Heads of Laboratories
Globally, at least 130 million people are infected with hepatitis C virus (HCV), a major cause of acute hepatitis and chronic liver disease, including cirrhosis and liver cancer. No HCV vaccine is available, and treatments are often ineffective. Dr. Rice’s lab focuses on understanding the mechanisms of virus replication, dissecting host responses to infection and developing new therapies and vaccines to fight HCV and other infectious diseases.
Although the first generation of specific anti-HCV inhibitors is poised to enter the clinic, additional drugs will be needed to combat resistance and target all genotypes. By mapping out the details of how HCV replicates, the Rice lab hopes to uncover new ways of stopping the infection. Traditionally, blocking the actions of essential enzymes has been key to generating effective antiviral drugs. The Rice lab analyzed the biochemistry and structure of several HCV proteins and revealed unexpected insights. Most recently, a series of molecular “snapshots” has captured the viral helicase at work; understanding the mechanism of this important enzyme may facilitate efforts to block it. Critical interactions between the virus and host may also serve as therapeutic targets. The lab has pinpointed several such associations, including the identification of two receptors involved in HCV entry into cells. The Rice lab also developed methods of watching HCV infection spread through a culture in real time, which may speed the identification of new therapeutics.
A major roadblock to HCV antiviral drug and vaccine development is the lack of model systems that accurately mimic the complex environment of the human liver. Research Assistant Professor Alexander Ploss has focused on expanding the ways in which HCV can be studied in the lab. In collaboration with researchers at the Massachusetts Institute of Technology, he has shown that HCV can infect otherwise healthy human hepatocytes in culture. Unlike previous culture models, which depend on cancerous cells, studying HCV infection of normal liver cells may yield clues about how the virus causes disease. More recently, this work has been extended to studies of the viral life cycle in stem cell-derived hepatocytes, which is paving the way toward personalized medicine approaches. Dr. Ploss has also identified a human protein that allows the virus to enter mouse cells. Based on this discovery, his group has recently developed a reliable small animal model that allows researchers to study HCV infection in vivo. Additional mouse models under development — including animals engrafted with human liver and immune tissues — will have broad implications for studies of HIV, malaria, and other uniquely human pathogens.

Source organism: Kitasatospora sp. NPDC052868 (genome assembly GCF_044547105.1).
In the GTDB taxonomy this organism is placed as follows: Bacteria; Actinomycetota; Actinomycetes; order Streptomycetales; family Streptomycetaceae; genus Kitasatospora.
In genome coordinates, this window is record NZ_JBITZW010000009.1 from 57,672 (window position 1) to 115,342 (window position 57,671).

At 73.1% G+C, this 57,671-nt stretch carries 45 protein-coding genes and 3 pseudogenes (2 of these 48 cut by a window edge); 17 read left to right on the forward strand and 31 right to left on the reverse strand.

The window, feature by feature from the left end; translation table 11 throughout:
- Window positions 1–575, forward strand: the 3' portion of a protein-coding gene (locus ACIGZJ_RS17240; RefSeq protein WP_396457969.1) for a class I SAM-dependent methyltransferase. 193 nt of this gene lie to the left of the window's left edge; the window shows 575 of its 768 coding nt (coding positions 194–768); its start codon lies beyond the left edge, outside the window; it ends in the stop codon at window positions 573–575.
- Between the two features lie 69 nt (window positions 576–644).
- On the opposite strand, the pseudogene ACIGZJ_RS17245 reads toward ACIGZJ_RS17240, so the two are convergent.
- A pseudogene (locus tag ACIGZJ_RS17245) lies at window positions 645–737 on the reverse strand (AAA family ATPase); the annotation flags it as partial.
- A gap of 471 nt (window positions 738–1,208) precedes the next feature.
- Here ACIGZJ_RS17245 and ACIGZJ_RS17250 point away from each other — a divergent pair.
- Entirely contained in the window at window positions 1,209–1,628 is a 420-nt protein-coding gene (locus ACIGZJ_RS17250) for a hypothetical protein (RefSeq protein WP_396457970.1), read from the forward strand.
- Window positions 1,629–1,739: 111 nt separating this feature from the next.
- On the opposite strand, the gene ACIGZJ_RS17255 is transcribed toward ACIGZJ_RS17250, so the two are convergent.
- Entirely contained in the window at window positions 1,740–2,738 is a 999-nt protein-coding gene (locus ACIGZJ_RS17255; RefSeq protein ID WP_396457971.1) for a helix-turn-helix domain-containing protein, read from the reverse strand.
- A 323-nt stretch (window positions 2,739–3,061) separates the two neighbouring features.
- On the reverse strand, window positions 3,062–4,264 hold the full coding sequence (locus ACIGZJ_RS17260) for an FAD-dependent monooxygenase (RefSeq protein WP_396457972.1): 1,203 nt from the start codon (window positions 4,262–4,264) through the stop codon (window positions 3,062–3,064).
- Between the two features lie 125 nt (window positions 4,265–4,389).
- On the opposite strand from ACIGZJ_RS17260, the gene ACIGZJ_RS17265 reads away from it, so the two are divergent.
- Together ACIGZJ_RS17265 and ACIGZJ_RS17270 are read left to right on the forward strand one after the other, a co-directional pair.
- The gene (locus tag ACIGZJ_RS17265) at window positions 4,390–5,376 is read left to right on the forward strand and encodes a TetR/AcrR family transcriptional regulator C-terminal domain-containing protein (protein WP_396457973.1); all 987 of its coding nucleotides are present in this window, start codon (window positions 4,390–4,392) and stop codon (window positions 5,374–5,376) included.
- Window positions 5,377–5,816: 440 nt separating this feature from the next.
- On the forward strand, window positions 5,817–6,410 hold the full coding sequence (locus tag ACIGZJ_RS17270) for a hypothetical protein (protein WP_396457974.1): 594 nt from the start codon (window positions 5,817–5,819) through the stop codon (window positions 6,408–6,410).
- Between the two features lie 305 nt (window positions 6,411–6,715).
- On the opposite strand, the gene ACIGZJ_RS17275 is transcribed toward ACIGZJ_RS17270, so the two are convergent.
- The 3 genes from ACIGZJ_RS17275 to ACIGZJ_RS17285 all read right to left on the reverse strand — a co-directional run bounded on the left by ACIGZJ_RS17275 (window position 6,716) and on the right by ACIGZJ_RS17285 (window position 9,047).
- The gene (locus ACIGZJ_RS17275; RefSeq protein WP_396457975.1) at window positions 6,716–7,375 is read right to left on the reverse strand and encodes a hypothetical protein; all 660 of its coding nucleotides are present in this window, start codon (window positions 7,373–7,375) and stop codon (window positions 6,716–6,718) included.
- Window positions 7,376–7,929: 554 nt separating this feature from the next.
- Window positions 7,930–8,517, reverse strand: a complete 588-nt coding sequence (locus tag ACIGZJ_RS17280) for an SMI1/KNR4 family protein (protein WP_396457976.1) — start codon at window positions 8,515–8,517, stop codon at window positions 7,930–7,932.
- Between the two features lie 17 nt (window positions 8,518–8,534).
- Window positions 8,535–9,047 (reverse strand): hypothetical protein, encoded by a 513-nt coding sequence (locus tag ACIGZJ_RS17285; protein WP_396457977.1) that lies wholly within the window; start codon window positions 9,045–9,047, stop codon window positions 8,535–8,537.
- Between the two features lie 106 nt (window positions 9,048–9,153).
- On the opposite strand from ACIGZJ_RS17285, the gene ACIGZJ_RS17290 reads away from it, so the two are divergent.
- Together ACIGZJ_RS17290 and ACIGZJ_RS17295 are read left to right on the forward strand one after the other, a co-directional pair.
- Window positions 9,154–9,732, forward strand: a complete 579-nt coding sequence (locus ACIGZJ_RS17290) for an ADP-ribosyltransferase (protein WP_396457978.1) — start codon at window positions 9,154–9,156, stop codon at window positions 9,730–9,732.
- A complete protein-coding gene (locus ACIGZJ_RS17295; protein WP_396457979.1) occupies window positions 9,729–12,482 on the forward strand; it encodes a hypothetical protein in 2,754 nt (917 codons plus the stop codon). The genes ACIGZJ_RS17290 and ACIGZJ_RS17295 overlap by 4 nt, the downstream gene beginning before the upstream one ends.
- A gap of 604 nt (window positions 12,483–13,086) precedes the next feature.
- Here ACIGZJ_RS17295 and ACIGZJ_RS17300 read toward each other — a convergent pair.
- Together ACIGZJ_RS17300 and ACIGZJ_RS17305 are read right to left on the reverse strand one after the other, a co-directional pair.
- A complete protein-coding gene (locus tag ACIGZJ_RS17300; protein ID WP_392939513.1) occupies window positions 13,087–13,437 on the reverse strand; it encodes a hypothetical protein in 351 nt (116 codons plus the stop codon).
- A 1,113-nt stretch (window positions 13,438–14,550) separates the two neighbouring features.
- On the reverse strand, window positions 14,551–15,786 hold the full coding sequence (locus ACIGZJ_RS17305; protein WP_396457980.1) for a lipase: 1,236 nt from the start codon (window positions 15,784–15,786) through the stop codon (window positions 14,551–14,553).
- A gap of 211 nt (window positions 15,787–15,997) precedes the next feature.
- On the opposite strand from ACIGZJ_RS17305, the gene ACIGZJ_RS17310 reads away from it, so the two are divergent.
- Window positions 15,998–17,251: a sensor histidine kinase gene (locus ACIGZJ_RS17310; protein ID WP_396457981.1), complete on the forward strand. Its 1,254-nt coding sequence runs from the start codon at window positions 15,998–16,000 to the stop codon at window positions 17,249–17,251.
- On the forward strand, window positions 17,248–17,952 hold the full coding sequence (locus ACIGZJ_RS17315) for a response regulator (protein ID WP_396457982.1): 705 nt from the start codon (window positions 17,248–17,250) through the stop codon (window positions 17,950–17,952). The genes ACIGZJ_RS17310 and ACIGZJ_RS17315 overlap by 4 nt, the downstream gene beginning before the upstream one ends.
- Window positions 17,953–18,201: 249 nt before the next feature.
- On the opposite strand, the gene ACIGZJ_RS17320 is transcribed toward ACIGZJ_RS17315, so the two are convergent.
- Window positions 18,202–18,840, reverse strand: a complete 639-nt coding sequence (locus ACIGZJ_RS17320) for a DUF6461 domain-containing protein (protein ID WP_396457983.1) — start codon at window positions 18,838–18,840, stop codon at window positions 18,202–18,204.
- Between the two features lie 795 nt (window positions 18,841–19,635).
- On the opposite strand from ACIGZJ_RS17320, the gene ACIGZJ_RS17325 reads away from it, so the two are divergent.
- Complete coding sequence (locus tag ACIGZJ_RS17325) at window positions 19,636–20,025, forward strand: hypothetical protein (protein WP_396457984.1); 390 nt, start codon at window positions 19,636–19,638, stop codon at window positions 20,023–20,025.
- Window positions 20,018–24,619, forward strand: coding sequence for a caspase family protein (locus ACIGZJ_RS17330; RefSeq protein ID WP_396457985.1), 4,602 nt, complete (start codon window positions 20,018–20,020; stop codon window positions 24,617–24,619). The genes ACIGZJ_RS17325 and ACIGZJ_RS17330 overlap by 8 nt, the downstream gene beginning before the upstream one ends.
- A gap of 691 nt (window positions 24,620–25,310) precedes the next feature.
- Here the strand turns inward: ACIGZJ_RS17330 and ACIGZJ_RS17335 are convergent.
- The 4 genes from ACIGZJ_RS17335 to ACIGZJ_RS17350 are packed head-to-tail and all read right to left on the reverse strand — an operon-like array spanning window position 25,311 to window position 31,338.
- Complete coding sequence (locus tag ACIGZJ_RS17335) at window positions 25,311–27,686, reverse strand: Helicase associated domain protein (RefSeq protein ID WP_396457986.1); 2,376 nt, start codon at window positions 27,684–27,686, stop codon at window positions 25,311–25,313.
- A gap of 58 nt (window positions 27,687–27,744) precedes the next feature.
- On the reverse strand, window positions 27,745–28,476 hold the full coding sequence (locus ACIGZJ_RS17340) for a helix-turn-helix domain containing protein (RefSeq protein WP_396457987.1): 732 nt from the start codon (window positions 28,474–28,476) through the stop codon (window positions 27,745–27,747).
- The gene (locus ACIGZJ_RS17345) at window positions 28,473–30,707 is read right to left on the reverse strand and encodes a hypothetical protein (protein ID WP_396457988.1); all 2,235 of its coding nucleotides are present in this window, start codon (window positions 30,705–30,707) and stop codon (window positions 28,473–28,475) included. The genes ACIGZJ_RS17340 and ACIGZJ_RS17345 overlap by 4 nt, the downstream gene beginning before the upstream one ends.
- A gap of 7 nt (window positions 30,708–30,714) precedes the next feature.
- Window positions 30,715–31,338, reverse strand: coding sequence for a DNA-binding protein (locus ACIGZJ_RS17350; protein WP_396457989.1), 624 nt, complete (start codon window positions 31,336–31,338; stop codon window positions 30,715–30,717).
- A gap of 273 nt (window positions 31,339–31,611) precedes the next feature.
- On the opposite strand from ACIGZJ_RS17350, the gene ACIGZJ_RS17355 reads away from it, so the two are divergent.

The strategies that viruses use to escape from host defenses are of significant interest, as failure of the immune response can result in chronic disease. Investigations led by Research Associate Professor Lynn B. Dustin focus on B cell responses to HCV and on the immune abnormalities associated with the disease. Dr. Dustin’s studies revealed that clonal activation drives abnormal B cell growth in some patients with an HCV complication termed mixed cryoglobulinemia. Recently, her group has used transcriptional profiling to show that these B cells have an “exhausted” phenotype. Even as the virus evades adaptive immunity, innate antiviral mechanisms may limit HCV replication and spread. The group identified some of the cytokines and antiviral pathways that become activated in primary liver cells following HCV infection. To give the immune system a boost, the Rice laboratory is also interested in developing immunotherapeutic and prophylactic vaccines for HCV and is exploring new vectors — such as Sindbis and yellow fever viruses — that can deliver immunogens into cells.
Exploiting innate cellular factors that block viral entry and replication is an additional strategy for developing antiviral therapeutics. The Rice laboratory has recently reported a comprehensive screen for antiviral activities of naturally occurring cellular defense proteins, termed interferon-stimulated genes (ISGs). Interestingly, unique combinations of these genes, or “ISG profiles,” were found to target different viruses. The lab aims to determine the mechanisms of ISG inhibition and to use these findings to interfere with virus growth. The zinc-finger antiviral protein (ZAP) is an ISG that potently inhibits the replication of members of the Alphavirus genus. Using the prototype alphavirus, Sindbis virus, as a model system, investigators led by Research Associate Professor Margaret R. MacDonald are working to understand ZAP’s mechanism and how it functions in concert with other ISGs. Dr. MacDonald is also investigating the role of cellular chaperone proteins in flavivirus RNA replication.
Dr. Rice received his Ph.D. in biochemistry in 1981 from the California Institute of Technology, where he was then a postdoctoral research fellow from 1981 to 1985. Before he joined Rockefeller in 2000, he spent 14 years on the faculty of the Washington University School of Medicine. Dr. Rice is scientific and executive director of the Center for the Study of Hepatitis C, an interdisciplinary center established jointly by The Rockefeller University, NewYork-Presbyterian Hospital and Weill Cornell Medical College. Dr. Rice is a member of the National Academy of Sciences.
|Return to full listing|